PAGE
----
DAILY FIVE (12/21)

21 December 2010

1. Senate Reauthorizes Science and Technology Education Programs, National Journal, Josh Smith

The Senate voted to reauthorize the America COMPETES Act Friday, leaving approval of the plan for science and technology research programs to the House. The legislation authorizes research and education programs at federal science agencies in an effort to boost U.S. competitiveness.

2. Verizon Mulls Suit to Block Net Neutrality Rules, News Max

Telecom giant Verizon might sue to block the ” ‘Net neutrality” rules the Federal Communications Commission is poised to adopt today, the National Journal’s Tech Daily Dose blog reports. The nation’s second largest telecommunications carrier hasn’t decided whether to take the federal government to court but is reviewing the proposed new FCC regulations, which would bar Internet providers from treating their own online services preferentially by slowing or blocking competitors’ services.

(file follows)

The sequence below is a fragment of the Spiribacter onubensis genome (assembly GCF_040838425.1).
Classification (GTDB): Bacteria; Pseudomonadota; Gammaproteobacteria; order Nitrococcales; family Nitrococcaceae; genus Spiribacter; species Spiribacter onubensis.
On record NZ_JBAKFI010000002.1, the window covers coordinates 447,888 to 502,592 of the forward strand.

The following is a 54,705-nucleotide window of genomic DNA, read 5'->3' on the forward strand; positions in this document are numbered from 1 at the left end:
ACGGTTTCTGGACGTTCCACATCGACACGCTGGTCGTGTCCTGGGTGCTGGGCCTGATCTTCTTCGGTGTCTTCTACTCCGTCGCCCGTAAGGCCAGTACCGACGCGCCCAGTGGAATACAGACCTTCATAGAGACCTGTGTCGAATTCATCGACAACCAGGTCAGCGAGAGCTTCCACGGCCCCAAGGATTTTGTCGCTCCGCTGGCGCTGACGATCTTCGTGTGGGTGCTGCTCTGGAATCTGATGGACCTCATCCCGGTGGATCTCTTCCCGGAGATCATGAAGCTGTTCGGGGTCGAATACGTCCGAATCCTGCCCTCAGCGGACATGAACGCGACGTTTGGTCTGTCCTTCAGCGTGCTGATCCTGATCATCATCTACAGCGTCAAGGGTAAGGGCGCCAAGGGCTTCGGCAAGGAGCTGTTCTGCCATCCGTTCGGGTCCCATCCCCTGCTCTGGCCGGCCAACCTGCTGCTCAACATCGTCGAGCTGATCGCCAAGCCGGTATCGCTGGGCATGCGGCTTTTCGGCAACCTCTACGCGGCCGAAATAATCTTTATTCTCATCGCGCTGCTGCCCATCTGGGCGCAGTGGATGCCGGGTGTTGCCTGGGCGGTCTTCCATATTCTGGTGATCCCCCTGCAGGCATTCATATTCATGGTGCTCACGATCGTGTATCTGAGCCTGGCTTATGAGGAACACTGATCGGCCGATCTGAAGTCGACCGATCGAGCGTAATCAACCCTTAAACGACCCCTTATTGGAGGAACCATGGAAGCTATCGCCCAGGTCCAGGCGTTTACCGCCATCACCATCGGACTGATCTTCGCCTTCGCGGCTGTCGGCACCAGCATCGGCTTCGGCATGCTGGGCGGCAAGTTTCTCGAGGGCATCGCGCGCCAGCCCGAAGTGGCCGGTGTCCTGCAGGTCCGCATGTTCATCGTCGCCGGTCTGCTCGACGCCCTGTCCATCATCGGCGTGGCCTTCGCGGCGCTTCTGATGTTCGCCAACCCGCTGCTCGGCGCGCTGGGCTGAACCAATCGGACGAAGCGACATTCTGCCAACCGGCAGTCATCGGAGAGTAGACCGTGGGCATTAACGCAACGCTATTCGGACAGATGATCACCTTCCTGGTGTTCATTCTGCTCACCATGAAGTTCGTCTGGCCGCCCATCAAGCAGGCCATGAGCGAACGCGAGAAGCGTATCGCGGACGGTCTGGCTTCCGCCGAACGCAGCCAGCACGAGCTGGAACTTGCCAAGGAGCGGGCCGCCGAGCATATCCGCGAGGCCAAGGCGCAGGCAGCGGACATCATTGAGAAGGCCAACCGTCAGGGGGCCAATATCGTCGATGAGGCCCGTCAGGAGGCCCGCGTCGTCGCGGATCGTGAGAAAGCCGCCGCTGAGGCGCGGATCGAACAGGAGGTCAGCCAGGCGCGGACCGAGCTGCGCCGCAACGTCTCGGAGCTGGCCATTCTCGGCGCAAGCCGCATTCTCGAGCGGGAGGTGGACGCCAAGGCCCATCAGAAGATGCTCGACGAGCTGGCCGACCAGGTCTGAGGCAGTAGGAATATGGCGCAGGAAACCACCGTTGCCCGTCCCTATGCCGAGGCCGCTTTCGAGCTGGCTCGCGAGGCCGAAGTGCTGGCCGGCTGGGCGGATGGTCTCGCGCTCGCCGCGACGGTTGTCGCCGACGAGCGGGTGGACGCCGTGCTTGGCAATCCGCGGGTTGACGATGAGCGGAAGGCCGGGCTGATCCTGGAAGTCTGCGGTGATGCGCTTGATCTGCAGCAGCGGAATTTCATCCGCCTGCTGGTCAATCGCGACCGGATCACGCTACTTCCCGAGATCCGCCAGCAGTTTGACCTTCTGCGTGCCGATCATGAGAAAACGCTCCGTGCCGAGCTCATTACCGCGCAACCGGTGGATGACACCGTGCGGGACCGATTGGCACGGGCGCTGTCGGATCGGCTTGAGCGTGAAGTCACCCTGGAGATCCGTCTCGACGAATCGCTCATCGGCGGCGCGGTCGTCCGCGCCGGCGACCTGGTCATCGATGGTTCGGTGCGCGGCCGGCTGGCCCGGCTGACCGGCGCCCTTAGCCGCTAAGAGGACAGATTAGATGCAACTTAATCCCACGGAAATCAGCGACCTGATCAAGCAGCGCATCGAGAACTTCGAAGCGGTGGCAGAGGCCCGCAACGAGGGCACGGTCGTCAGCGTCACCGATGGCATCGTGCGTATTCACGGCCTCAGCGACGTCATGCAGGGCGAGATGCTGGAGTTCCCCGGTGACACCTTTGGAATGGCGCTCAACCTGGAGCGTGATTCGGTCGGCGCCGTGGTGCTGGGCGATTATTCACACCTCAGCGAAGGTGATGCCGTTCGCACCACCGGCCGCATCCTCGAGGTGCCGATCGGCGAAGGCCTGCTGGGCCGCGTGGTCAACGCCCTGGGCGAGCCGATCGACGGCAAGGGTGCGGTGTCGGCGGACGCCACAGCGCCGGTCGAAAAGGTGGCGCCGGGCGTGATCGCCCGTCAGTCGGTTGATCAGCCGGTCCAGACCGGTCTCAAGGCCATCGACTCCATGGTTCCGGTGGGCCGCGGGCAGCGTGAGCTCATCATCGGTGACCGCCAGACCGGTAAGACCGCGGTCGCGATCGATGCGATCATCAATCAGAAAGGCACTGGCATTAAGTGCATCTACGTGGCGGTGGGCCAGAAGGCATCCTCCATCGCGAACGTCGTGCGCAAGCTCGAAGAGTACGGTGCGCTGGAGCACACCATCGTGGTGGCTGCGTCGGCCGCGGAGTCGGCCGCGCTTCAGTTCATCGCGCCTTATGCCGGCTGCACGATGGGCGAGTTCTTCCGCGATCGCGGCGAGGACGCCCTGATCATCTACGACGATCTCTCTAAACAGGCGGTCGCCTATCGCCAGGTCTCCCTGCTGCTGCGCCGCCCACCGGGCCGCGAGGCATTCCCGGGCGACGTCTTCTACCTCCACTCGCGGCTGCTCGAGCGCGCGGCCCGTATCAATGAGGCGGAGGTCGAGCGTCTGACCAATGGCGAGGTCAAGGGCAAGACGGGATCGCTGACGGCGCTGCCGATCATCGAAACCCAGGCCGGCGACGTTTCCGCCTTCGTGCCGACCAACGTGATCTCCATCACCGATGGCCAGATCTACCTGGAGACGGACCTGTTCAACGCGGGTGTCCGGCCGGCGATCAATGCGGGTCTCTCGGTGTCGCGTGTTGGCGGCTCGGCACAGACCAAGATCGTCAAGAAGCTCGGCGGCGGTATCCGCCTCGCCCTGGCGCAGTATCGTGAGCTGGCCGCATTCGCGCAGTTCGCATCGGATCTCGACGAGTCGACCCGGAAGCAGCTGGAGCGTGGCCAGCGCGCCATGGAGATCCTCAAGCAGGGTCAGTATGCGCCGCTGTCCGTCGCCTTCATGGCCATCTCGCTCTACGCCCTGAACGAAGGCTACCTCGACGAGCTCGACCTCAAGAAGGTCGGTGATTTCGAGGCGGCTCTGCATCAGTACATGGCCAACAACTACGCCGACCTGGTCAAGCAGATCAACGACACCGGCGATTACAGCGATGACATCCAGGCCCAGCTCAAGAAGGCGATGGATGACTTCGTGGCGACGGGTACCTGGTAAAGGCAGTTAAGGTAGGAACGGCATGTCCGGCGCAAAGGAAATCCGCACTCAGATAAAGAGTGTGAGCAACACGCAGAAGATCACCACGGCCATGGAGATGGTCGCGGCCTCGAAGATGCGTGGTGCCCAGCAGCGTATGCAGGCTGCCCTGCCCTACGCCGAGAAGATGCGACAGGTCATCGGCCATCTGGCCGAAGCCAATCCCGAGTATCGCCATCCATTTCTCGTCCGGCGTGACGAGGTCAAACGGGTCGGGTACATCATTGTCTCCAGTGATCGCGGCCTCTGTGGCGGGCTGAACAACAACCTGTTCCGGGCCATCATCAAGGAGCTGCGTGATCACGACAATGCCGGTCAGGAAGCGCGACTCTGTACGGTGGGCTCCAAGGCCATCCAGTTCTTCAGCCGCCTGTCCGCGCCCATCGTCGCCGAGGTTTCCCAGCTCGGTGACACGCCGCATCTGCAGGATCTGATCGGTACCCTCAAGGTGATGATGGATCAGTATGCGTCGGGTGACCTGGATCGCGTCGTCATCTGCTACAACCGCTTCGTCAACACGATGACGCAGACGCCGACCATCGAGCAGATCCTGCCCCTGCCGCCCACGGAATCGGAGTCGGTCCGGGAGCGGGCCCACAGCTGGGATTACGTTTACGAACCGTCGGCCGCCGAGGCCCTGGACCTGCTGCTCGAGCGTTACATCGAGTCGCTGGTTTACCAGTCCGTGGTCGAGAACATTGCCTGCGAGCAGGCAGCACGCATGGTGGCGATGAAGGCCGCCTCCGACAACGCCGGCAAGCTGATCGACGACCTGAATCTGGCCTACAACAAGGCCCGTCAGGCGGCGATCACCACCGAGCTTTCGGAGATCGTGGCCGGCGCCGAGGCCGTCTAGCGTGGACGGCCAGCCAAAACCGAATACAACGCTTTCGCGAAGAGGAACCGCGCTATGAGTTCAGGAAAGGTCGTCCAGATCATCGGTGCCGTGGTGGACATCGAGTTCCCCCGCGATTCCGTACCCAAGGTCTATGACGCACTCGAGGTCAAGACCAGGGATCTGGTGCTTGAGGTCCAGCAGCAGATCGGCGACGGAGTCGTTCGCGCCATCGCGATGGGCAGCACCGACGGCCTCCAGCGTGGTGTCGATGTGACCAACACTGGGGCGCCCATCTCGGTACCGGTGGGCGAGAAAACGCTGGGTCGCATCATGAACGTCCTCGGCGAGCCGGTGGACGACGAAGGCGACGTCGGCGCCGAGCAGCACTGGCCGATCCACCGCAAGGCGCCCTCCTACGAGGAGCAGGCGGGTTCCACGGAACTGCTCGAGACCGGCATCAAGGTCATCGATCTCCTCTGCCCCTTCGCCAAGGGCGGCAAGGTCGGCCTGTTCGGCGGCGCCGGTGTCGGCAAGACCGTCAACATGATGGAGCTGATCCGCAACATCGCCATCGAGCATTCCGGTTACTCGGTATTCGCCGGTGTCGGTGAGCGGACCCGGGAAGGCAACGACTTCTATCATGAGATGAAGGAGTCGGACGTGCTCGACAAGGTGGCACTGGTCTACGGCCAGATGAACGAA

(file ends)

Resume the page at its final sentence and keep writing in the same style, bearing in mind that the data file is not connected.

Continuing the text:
3. Surprise! Windows Phone 7 sold more than 1.5 million in six weeks, Computer World, Preston Gralla

Microsoft is out with initial sales figures for Windows Phone 7, and the results will surprise skeptics (including me), who expected sales to be dismal. The company just announced that more than 1.5 million phones were sold in the first six weeks, a solid rollout.

4. Do We Need FCC’s Net Neutrality Order?, PC Magazine, Lance Ulanoff

FCC logoThis morning, the Federal Communication Commission (FCC) will vote on a Net Neutrality “Order”, constructing rules for the Internet that many are still not sure it has the right to enforce. The commission is ostensibly designing this plan to protect consumers, however many are describing it as meddling (or worse) by a Big Brother-like entity. Even those who support it appear to be doing so almost unwillingly.

5. SEC Said to Start Probe of Mark Hurd’s Resignation as Hewlett-Packard CEO, Bloomberg, Douglas MacMillan and Cory Johnson

The U.S. Securities and Exchange Commission has begun an inquiry into Mark Hurd’s departure as chief executive officer from Hewlett-Packard Co., two people familiar with the matter said.

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